Johnson was first attracted to the Patriot cause by what he and his associates considered Parliament's unwarranted interference in the government of the colonies. He attended the Stamp Act Congress in 1765 and served on the committee that drafted an address to the King arguing the right of the colonies to decide tax policies for themselves. He opposed the Townshend Acts passed by Parliament in 1767 to pay for the French and Indian War and supported the non importation agreements devised by the colonies to protest taxation without representation.
As the Patriots became more radical in their demands for independence, Johnson found it difficult to commit himself wholeheartedly to the cause. Although he believed British policy unwise, he found it difficult to break his own connections with the mother country. A scholar of international renown, he had many friends in Britain and among the American Loyalists. As the famous English author, Samuel Johnson, said of him, "Of all those whom the various accidents of life have brought within my notice, there is scarce anyone whose acquaintance I have more desired to cultivate than yours." He was also bound to Britain by religious and professional ties. He enjoyed close associations with the Anglican Church in England and with the scholarly community at Oxford, which awarded him an honorary degree in 1766. He lived in London from 1767 to 1771, serving as Connecticut's agent in its attempt to settle the colony's title to Indian lands.
Fearing the consequences of independence for both the colonies and the mother country, Johnson sought to avoid extremism and to reach a compromise on the outstanding political differences between the protagonists. He rejected his election to the First Continental Congress, a move strongly criticized by the Patriots, who removed him from his militia command. He was also strongly criticized when, seeking an end to the fighting after Lexington and Concord, he personally visited the British commander, General Thomas Gage. The incident led to his arrest for communicating with the enemy, but the charges were eventually dropped.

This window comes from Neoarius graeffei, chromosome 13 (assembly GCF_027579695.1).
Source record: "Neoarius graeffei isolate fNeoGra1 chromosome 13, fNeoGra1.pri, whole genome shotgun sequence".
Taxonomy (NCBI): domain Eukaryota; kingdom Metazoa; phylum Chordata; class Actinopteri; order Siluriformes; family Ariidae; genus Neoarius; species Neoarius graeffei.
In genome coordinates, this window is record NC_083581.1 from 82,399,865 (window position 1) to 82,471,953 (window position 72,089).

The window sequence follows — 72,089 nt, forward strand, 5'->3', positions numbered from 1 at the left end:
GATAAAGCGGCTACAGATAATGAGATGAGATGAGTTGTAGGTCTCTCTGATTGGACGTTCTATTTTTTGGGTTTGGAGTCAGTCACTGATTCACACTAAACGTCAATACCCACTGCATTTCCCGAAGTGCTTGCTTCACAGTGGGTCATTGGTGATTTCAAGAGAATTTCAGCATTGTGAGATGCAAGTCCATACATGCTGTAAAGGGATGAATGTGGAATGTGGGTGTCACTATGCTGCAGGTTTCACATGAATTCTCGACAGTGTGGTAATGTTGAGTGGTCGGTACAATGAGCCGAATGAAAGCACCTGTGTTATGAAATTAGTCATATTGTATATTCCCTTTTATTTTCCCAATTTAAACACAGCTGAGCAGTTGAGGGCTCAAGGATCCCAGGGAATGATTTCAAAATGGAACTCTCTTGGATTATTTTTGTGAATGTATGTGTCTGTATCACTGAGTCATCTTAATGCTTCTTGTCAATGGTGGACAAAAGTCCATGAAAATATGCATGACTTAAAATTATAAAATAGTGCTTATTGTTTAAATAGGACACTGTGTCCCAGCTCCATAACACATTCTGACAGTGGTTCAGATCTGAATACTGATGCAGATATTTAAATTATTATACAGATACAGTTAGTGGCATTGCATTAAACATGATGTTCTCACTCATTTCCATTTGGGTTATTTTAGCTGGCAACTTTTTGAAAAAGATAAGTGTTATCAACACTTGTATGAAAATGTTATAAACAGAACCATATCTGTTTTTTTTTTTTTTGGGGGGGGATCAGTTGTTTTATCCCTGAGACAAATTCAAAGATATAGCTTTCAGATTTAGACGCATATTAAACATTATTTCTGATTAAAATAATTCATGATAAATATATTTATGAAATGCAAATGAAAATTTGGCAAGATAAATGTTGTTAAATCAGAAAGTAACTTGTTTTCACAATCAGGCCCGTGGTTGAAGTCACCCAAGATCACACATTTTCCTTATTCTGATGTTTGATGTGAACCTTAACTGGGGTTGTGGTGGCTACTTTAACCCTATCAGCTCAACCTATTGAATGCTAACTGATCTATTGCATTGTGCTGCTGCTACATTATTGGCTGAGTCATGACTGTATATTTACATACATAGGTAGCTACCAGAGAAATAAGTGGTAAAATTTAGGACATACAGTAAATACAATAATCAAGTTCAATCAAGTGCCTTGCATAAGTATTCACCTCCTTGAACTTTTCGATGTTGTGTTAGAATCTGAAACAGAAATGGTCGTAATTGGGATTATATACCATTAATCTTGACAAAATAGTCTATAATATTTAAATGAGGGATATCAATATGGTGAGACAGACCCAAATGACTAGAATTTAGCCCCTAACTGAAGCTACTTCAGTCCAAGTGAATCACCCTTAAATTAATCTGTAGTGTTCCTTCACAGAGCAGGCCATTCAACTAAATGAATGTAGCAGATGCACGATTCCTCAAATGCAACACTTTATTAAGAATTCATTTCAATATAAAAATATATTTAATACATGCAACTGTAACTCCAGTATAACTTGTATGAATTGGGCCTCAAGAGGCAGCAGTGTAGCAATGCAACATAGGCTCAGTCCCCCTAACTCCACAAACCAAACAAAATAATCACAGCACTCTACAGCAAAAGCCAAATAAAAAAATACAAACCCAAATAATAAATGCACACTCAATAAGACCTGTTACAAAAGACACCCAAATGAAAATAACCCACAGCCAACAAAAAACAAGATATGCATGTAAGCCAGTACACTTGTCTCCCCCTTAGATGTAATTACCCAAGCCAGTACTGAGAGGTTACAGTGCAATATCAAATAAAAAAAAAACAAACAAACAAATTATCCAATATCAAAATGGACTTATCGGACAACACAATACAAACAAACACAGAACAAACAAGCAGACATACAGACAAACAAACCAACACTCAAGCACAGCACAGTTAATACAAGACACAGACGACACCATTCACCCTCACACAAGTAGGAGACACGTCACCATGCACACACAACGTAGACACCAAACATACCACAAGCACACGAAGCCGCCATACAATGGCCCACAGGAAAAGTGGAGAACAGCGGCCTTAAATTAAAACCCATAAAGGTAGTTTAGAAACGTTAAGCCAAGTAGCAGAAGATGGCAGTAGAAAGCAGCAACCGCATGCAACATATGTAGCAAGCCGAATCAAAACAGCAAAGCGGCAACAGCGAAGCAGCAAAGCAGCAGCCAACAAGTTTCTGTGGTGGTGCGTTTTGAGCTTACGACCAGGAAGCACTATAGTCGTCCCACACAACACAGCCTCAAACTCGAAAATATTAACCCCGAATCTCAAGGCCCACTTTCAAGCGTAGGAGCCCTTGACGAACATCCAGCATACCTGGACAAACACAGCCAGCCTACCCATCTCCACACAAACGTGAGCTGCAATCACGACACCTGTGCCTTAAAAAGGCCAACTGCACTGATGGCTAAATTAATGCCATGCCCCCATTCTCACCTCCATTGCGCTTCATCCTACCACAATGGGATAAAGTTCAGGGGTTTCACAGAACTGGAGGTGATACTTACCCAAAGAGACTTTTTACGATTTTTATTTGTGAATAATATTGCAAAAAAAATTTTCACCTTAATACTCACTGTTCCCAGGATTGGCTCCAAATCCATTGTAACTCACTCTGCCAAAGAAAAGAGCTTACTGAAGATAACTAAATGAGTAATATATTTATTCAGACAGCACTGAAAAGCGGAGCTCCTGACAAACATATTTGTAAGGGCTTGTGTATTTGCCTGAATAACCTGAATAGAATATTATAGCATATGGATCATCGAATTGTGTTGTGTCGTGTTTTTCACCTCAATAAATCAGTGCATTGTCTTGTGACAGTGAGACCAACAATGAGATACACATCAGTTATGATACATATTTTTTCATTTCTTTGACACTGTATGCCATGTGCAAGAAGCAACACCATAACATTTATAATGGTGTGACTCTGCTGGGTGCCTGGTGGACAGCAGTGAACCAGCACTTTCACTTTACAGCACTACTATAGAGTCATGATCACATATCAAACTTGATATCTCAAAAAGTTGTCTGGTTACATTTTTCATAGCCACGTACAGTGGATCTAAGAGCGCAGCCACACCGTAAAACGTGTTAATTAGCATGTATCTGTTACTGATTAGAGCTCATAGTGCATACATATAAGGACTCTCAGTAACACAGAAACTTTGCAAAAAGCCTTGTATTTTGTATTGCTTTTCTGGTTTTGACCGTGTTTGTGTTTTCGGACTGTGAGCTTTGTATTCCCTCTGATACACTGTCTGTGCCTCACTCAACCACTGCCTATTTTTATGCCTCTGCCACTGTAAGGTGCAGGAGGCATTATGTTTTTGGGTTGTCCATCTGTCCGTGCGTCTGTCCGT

Once independence was achieved, Johnson felt free to participate in the government of the new nation, serving in the Congress of the Confederation (1785-87). His influence as a delegate was recognized by his contemporaries. Jeremiah Wadsworth wrote of him to a friend, "Dr. Johnson has, I believe, much more influence than either you or myself. The Southern Delegates are vastly fond of him." In 1785, the Vermont Republic granted Johnson a town in the former King's College Tract in thanks for representing the interests of Vermont before the Continental Congress. The town, Johnson, Vermont, and a small university, Johnson State College bear his name.
In general, he favored extension of federal authority. He argued that the judicial power "ought to extend to equity as well as law" (the words "in law and equity" were adopted at his motion) or, in other words, that the inflexibility of the law had to be tempered by fairness. He denied that there could be treason against a separate state since sovereignty was "in the Union;" and he opposed prohibition of any ex post facto law, one which made an act a criminal offense retroactively, because such prohibition implied "an improper suspicion of the National Legislature."
Johnson was influential even in the final stages of framing the Constitution. He gave his fullest support to the Connecticut Compromise, which foreshadowed the final Great Compromise that devised a national legislature with a Senate that provided equal representation for all states and a House of Representatives based on population. He also served on and chaired the five-member Committee of Style, which framed the final form of the document. In Miracle at Philadelphia, Catherine Drinker Bowen called Johnson "the perfect man to preside over these four masters of argument and political strategy [i.e. fellow committee members Alexander Hamilton, Gouverneur Morris, James Madison, and Rufus King]...His presence on the committee must have been reassuring; the doctor's quiet manner disarmed." (Bowen, p. 235 of the 1986 edition)
All Politics Is Local: Family, Friends, and Provincial Interests in the Creation of the Constitution.(Book Review)
Jun 22, 2005; All Politics Is Local: Family, Friends, and Provincial Interests in the Creation of the Constitution. By Christopher Collier....